SCHLEGEL, Andreas / LÜDTKE, Joachim

Die Laute in Europa 2. Lauten, Gitarren, Mandolinen und Cistern.

The Lute in Europe 2. Lutes, Guitars, Mandolins, and Citterns.

Nueva edición aumentada con las siguientes contribuciones:

Pedro Caldeira Cabral: Guitarra Portuguesa
Peter Forrester: Cittern
Carlos Gonzalez: Vihuela de mano
Lorenz Mühlemann: Halszithers in Switzerland
Pepe Rey: Bandurria
Renzo Salvador: Baroque guitar
Kenneth Sparr: Swedish lute
Michael Treder: Lute music of the Habsburg territories
Roman Turovsky: Torban

Otra nueva incorporación es un estudio retrospectivo del instrumento desde la edad media hasta nuestros días (pp. 188-359).

Con un nuevo planteamiento en la presentación de las casi 150 ilustraciones a color (la anterior edición contenía algo más de 30) de instrumentos, fuentes escritas y obras de arte acompañando al texto. Además se ha incluído un poster con un cuadro sinóptico de los instrumentos y las fuentes en orden cronológico.


Menziken, 2011. 447 pp. Idioma: alemán/inglés. Encuadernación: cartoné.



Systematic Section:
Construction, tablature, instrument types.

Historical Section:
History, development, music, composer and other themes and items from the Middle Ages to our days.

C. 1200 – The early spring of the lute in Europe
1450 – The end of the Middle Ages and the rise of domestic lute playing
Around 1500 – The rise of the lute
1580 – From Renaissance to Baroque
1640 – Flowering in France
Lute music of the Habsburg territories
1710 – Flowering of the aristocratic lute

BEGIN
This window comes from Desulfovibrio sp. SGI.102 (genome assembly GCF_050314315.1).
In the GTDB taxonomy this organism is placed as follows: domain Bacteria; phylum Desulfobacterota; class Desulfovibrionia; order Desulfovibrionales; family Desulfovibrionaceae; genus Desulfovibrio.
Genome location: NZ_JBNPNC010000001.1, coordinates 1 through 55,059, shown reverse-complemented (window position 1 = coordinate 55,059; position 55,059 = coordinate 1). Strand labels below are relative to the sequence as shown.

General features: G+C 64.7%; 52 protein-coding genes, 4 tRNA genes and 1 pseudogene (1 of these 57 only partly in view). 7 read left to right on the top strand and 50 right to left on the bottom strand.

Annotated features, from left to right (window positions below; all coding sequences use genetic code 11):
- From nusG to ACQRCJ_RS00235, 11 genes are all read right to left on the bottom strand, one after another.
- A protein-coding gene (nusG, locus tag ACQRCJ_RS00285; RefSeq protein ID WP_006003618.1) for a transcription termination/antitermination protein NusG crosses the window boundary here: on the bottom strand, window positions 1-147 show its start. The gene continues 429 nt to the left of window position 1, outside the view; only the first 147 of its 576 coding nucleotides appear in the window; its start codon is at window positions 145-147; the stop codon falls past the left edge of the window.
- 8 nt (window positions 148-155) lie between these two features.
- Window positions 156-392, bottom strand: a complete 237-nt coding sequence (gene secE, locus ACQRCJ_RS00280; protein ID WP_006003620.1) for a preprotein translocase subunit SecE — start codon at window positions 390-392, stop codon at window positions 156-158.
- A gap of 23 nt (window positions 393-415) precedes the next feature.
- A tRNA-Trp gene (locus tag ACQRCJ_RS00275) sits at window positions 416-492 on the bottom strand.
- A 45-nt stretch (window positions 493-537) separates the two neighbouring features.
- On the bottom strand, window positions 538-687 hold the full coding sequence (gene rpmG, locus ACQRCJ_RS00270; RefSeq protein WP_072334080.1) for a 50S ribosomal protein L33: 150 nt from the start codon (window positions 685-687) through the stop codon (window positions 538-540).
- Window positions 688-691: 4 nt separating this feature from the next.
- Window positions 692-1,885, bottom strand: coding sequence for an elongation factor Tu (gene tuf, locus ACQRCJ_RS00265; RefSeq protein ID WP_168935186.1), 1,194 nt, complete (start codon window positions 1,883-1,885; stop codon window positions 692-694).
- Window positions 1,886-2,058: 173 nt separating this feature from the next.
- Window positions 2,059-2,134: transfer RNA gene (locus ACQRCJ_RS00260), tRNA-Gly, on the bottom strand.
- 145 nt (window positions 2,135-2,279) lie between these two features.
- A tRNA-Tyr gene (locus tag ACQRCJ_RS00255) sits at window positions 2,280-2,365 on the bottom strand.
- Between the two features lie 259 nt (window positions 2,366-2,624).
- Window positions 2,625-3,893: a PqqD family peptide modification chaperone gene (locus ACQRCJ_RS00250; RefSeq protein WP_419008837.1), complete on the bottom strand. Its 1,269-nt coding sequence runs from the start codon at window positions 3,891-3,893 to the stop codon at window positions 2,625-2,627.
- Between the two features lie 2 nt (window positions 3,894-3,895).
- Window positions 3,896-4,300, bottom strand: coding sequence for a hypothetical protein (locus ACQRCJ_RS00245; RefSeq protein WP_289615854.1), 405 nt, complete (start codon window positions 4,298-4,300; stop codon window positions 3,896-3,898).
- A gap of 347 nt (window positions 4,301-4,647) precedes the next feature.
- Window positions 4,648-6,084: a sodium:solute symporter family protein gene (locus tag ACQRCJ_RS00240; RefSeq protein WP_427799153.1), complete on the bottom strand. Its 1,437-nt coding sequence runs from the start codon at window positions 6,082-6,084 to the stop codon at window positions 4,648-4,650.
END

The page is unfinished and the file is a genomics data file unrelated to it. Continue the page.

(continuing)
1760 – Cittern, Mandora and Guitar
The Guitar, 1810 till today
Rediscovery of the lute in the 19th and early 20th century
The lute – An instrument of the early music movement

with literature and information on the current state of research.
Example pp. 382-383

Index of names
Example 436-437
A subject index and an index of places will be placed on this website soon!

giving a synoptic view of the instrument’s chronology, the most important sources and names.

Pages 1-7 as an introduction to the book



The illustrations show in chronological order

• Original instruments
most of them shown from different directions and with instructive captions
Example pp. 96-97: Lute by Greiff
Example pp. 144-145: Arciliuto by Harz
Example pp. 174-175: Angélique (with details of a conversion)
Example pp. 180-181: Gallichon
Example pp. 182-183: Diatonic Cister, 1715
Example pp. 192-193: 6-course Baroque mandolin
Example pp. 216-217: The earliest surviving Neapolitan mandolin
Example pp. 234-235: 5-course guitar from c. 1775
Example pp. 240-241: English Guittar
Example pp. 260-261: 6-course guitar from 1822
Example pp. 270-271: Emmental Halszithers
Example pp. 286-287: Nuevo Laúd, Bandurria and Guitarra Portuguesa
Example pp. 306-307: Flat-back mandolins
Example pp. 324-325: Jazz guitars
Example pp. 336-337: Theorbo for airplane travelling lutenists

• Iconographic documents
Paintings, engravings, sculptures
Example pp. 48-49: Vihuela de mano and Rebec / bowed gittern from a church in Segovia
Example pp. 92-93: Sarazeni: Angel with a lute with Theorbo extension
Example pp. 352-353: Photographs from the the pioneer times of the Early Music movement

• Music
original tablatures from manuscript and printed sources – almost always
with special features which are explained in the captions and sometimes in the book text, too.
Example pp. 62-63: German tablature printed with type
Example pp. 116-117: French tablature in manuscript
Example pp. 170-171: French tablature in manuscript and music printed “en partition“
Example pp. 298-299: From a lute tutor of 1911

• Plates and charts
which allow a survey of the instruments
Example pp. 10-11: The basic model of the lute
Example pp. 14-15: Lutes with extended bass strings
Example pp. 18-19: Vihuela, Viola da mano, early guitar models
Example pp. 370-371: From the “Nomenclature of instruments”

For legal reasons, all example pages are shown here in low resolution versions!
Please use the display mode “double page” for an impression of the opened book.